The Glass Books of the Dream Eaters

A book in 10 instalmentsBlether started life as a book review site back in 1999, and stayed that way until the summer of 2005. During that time I established a lot of contacts with publishers, authors and readers, and I still get offered books for review on a regular basis. Although I'm working on a new book related site (details coming soon), I've been politely declining these offers. Until now.

In an unnamed city, an heiress, a killer, and a spy forge an unlikely alliance against a perilous conspiracy employing unnatural science and raw sensuality to colonize the very imaginations of their victims. THE GLASS BOOKS OF THE DREAM EATERS is an epic genre-defying mystery-science-fiction-adventure, an exuberant return to the classic, and classically lurid, penny dreadfuls of the 19th century, but spun with a wickedly modern sensibility. A scrupulously realized Victorian world is the setting for a contemporary rollercoaster of action, suspense, and richly fevered dreams.

A few weeks back I was contacted by Penguin to ask if I was interested in reviewing The Glass Books of the Dream Eaters. When I read the synopsis I was immediately hooked, and knew I couldn't pass up the opportunity. The novelty of receiving a book by instalments, the promise of high Victorian adventure, the beautifully presented website (external link) - all these things promised a unique reading experience.

So I'm signed up, have the first issue in my possession (electronically, I look forward to getting my hands on the real thing in October), and will start reading tonight. There will be ten weekly issues in all, starting on 16th October, and the print run is limited to 5,000, so if you want to subscribe and join Miss Temple, Cardinal Chang, Dr. Svenson and my good self in this adventure head over to the official website (external link) (requires Flash, for more accessible information see the Penguin Books site (external link)) by 6th October and cough up your £25. A full review will follow when we reach the end, and I can't rule out the occasional effusive post here.


Yes it does look very good indeed and a damn fine website to boot. Just need to spend a day or two justifying the price. But a book like that in regular instalments... very tempting...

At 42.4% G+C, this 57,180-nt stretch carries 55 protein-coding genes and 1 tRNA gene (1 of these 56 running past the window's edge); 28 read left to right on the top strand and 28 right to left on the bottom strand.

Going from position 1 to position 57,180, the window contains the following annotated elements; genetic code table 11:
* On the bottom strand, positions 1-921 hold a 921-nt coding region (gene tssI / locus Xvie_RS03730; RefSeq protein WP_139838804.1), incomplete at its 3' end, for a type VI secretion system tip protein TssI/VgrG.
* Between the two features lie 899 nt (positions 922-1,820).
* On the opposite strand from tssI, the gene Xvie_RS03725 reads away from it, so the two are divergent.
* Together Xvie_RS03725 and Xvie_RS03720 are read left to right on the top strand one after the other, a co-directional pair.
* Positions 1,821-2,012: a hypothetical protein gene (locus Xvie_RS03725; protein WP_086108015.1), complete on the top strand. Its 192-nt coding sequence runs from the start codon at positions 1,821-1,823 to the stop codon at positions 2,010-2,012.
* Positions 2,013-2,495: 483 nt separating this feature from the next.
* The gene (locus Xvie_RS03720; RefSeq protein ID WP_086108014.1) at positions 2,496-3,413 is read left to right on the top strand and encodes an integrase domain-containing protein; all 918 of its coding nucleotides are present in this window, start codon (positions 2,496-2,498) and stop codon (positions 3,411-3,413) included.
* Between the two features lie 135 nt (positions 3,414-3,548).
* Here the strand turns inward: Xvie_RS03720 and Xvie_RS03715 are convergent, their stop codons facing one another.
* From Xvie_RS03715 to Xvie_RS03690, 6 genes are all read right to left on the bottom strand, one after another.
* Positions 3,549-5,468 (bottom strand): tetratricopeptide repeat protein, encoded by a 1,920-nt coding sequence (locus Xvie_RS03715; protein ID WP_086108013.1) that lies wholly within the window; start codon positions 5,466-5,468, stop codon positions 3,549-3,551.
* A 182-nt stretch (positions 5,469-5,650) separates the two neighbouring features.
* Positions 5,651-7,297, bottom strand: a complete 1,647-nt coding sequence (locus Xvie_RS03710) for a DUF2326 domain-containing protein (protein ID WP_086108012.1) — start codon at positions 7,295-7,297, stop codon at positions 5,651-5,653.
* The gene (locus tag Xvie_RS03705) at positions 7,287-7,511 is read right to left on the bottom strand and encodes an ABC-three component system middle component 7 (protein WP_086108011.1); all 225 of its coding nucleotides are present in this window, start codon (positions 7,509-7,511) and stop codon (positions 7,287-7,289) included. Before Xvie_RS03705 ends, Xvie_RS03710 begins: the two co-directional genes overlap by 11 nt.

Posted by: Stephen at September 28, 2006 8:42 PM

Well, if you decide you need any reviewers for your book review site, give me a shout. I'm never shy in sharing my opinions :-)

Posted by: JackP at September 29, 2006 9:19 AM

At the very least a future e-bay investment methinks! But I like the whole installment idea...would be a brilliant way to get kids into reading..the excitiment of getting the next edition etc - imagine Harry Potter done this way instead of in (incredibly overrated) door stop size editions!

Posted by: Northshore at September 29, 2006 10:26 AM

Sounds intriguing, I'll give it a shot - but isn't the idea to convince us to buy the book after the review? ;)

Posted by: Karl at September 29, 2006 11:46 AM

@Northshore: The biggest criticism of the book from the reviews I've read from the US, where it's been available as a single volume for a while, is its length. I suspect it will work much better in the weekly serial format, and agree that for kids it would be a brilliant way of engaging.

@Karl: Normally, yes. If you can wait a day or two I'll post my thoughts on the first chapter, if you're impatient I can tell you that the first few pages weren't bad at all!

Posted by: Dan at September 29, 2006 12:02 PM

Book reviewer? That sounds like fun. I love to digest books. I had no idea you used to do that before and that's what this site to be. Cool.

Posted by: Mike Cherim at October 1, 2006 10:02 PM

So this new book site has a name?

Posted by: Blair Millen at October 2, 2006 8:37 AM

@Mike: The old review site is still available at, but be warned the code and mark-up at circa 2001, with all the attendant horrors that brings!

@Blair: Yes, it has a name, to be revealed soon'ish, at which point you'll be able to register for progress updates and/or volunteer as an early tester.

Posted by: Dan at October 2, 2006 8:51 AM

Got the first book today. Must say the overall design and feel of the book is fantastic. Great idea to send it out in weekly instalments as well. Just hope I have the time to read it before the next one arrives

Posted by: Andy Field at October 18, 2006 9:52 AM

Andy, I got hooked by the first installment and read it in no time, so I'm sure you'll have no trouble. Sadly my real copy hasn't arrived (I had a PDF), so I'm pestering the subs department. I'll be gutted if I miss the second book. :-(

Posted by: Dan at October 19, 2006 2:45 PM

As a PS, I did decide to buy this in the end. My first instalment arrived today. I'll be settling down to it later...

Posted by: Stephen at October 19, 2006 8:33 PM

Yay, got mine today, happy bunny. :-)

Posted by: Dan at October 20, 2006 9:17 AM

Having read the first two installments, I'm definitely hooked. The story is gripping.

But the attempt at a 19th-century writing style is only partly successful. Phrases along the lines of 'it was like she was somewhere else' rather than '...was as if she were...' are too modern to sustain the illusion

Posted by: David at October 24, 2006 10:17 PM

Great book! Just finished it. Unlike anything I've ever read. Is he writing a sequel?

Posted by: Terri at March 14, 2007 2:36 PM

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